A View From INSEAD
Leading Successful Change
Professor Vibha Gaba
Programme Director of the Leading Successful Change programme
In today’s business environment, it really is true that the only constant is change. Whether you’re weathering the storms of the west or riding the boom of the BRIC, you simply can’t afford to stop moving. As a leading global business school, INSEAD is at the forefront or the latest thinking on change management. And one of its many experts is Professor Vibha Gaba, who directs the Leading Successful Change programme. Here she gives her views…
How has change changed, as it were, over the last decade or so?
In my opinion the challenges of change management are no different today than they ever were. But their frequency and speed are. The external environment is moving so rapidly – new technology, new international competition, economics, politics – that change needs to be managed much more often and rapidly. According to the research, the companies that systematically develop change-related capabilities are the ones that do best. But the hurdles in the way of successful change remain constant.
So what are the hurdles?
They fall into three categories. First, fairly obviously, there’s the failure to see the need for change. Second, there are companies that see the need yet fail to do anything about it. Take, Nokia, for example. The warning signs were there for a long, long time. Third – and perhaps most challenging – many organisations just give up in the middle of their change management initiatives! They’re not patient enough to wait for the effects, which inevitably take a while to come through. Every company has a history of abandoned change initiatives, which means that any new ones come with a lot of baggage… and resistance.
How do you overcome that resistance?
First you have to do a very systematic analysis of the people concerned. How exactly are they affected? What is their level of resistance? Then you have to figure out who in the organisation can help you. All the time, you have to check your assumptions. Managers often assume that employees are resisting change because they don’t have the right incentives. But they may just be worried that they don’t have the capabilities. People are much more realistic and reasonable than we give them credit for.
Are people issues the main problem then?
Usually, people are the hurdle, not processes and systems. I can give you all the frameworks and tools you need to think about change systematically, but you’ll need to use your judgement about people too. The key is communication. And even then, it’s not just about framing your message the right way. It’s about listening.
Where else do leaders tend to go wrong?
One recurring problem is that leaders think they have to take a top-down approach to change. Not only do they totally ignore the people at the bottom, they completely fail to realise that they’re ignoring the people at the bottom! That’s one of the main things that participants get from the Leading Successful Change programme. They get a lot of information about their own biases.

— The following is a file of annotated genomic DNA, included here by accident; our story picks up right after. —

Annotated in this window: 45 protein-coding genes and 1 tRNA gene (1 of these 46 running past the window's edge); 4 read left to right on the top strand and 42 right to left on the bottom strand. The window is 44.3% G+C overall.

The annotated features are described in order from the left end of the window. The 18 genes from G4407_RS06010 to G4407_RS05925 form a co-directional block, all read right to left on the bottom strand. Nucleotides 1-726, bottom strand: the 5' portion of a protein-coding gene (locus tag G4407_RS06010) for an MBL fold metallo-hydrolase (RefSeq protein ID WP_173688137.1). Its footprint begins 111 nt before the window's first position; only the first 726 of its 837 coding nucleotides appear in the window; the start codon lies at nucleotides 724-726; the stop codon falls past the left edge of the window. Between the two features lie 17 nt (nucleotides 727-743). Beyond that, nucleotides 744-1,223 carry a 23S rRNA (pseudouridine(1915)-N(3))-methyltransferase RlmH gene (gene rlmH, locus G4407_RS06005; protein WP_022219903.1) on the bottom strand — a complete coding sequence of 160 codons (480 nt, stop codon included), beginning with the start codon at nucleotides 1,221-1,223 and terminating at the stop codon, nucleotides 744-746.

So it’s not just a technical programme?
Absolutely. We go into structures and processes, of course, but we spend a lot of time on behavioural change, which is the biggest challenge. Time and again, research has shown this. Ultimately change is a leadership skill. It’s about aligning people behind you and getting them to do things differently.
But how can you teach people to lead – and lead change specifically?
One method we use is the ChangePro simulation – an experiential, interactive, computer-based exercise. We put participants into groups and ask them to implement six months’ worth of change in two and a half hours. It’s risk-free but creates a nice dynamic… and some realistic stress! Afterwards, we talk not only about the results but the experience.
Would you call it a hands-on programme?
Yes, experiential learning was one of our main objectives when we created Leading Successful Change. In fact, we only take participants who are actively involved in change initiatives, so that they can bring their experiences to the programme, personalise the tools to their own situation and make an impact when they leave. By the end, they all have a clear set of priorities, which is very important, because there tend to be a lot of issues competing for your attention when you’re managing change.
What kind of initiatives are participants involved in leading?
They come from all geographies, industries and even career levels, so it’s hard to generalise. But one example might be a project to create a company-wide culture of customer focus. Another might be setting up a new system in an overseas subsidiary – with a lot of push-back from local employees.
Are there differences in managing change in different cultures?
Obviously, you have to be very sensitive to context – not just national culture, but also corporate culture. Even individual business units can have very different norms of behaviour. But I think the fundamental challenges of change are universal.
Does the programme have the desired impact?
Well, we always follow up with participants three months after the programme. We get a great response, but I suspect I hear more about what has gone well than what hasn’t! Another good sign is that we’re getting more and more participants. Leading Successful Change is so popular that we’re now planning to run it twice a year and to limit each class to 32 people. And we’re constantly bringing in new research findings. True to our own principles, we’re very happy to make changes!